What is inheritance?

Inheritance is a feature of object-oriented programming languages that allows objects to be based upon or derived from other objects. Essentially, you can make new classes from pre-existing classes.

For example, if you had an “Animal” class that has a “breathe()” method and you wanted to create a “Dog” class, you wouldn’t want to write a breathe method for your dog class. You already did that in the animal class and the dog is definitely going to need to breathe. To prevent yourself from having to write a new breathe method for your dog class, you could have dog inherit from the animal class.

In Inheritance, you can either extend the pre-existing class or override it’s existing functionality. For example, if you would like for your dog to breathe in a different way from every other animal then you could override the breathe method to make the dog breathe under water or something. Naturally the dog should have some things about it that are different from other animals. Barking, for example, seems unique enough about dogs. You could have your dog extend the animal class to include barking.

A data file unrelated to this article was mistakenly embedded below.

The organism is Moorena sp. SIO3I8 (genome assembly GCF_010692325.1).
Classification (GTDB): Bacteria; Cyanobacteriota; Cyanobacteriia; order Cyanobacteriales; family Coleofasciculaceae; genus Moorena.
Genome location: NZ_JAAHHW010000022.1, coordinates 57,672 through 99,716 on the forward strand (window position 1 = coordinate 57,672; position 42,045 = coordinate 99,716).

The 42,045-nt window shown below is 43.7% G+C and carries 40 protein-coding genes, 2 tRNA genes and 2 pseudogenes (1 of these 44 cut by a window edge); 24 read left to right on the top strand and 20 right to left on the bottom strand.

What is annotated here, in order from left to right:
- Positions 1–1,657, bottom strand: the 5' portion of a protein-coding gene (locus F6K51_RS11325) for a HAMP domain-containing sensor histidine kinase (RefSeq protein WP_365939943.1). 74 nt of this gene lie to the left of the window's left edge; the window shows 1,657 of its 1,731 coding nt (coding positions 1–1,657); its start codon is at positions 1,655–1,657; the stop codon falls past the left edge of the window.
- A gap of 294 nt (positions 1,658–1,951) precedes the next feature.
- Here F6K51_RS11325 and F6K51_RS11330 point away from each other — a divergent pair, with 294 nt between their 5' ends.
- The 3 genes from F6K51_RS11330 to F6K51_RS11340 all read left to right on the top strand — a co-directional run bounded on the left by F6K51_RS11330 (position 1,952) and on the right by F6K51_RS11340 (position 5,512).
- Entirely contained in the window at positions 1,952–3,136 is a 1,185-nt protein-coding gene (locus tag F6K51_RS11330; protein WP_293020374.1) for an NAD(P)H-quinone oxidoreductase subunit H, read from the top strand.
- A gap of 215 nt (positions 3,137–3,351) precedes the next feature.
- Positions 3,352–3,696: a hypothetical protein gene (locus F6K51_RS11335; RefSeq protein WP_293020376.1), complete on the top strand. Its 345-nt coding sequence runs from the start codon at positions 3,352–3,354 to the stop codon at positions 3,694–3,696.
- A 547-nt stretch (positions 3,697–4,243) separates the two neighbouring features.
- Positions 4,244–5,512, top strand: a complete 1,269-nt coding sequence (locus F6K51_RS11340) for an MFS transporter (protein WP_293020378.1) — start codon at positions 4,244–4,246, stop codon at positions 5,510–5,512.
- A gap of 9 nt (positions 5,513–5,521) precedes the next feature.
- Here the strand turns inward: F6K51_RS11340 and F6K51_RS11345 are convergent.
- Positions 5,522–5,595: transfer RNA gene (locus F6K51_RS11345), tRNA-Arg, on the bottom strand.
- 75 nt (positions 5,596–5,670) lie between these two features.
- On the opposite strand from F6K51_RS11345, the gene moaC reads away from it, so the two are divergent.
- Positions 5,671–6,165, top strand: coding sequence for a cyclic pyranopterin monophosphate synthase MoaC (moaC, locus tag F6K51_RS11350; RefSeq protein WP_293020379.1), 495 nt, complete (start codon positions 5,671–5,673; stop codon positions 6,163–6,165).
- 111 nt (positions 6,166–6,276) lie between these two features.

When would you use it?

I’m not sure how one would write code in an object-oriented language without using inheritance. It’s possible but it would be tedious to create and very difficult to maintain. Regardless, you’d use inheritance anytime you’d like to avoid “reinventing the wheel”. Inheritance goes hand-in-hand with Polymorphism (an important concept in object-oriented programming wherein objects function interchangeably). You’d use it anytime you’re developing a program in an object oriented language.

Why is it valuable?

Inheritance is a way of preventing rework and encourage reuse. Why rewrite all that logic of an existing class if you only want to change one thing about it?

In short, Inheritance makes code easier to organize and understand.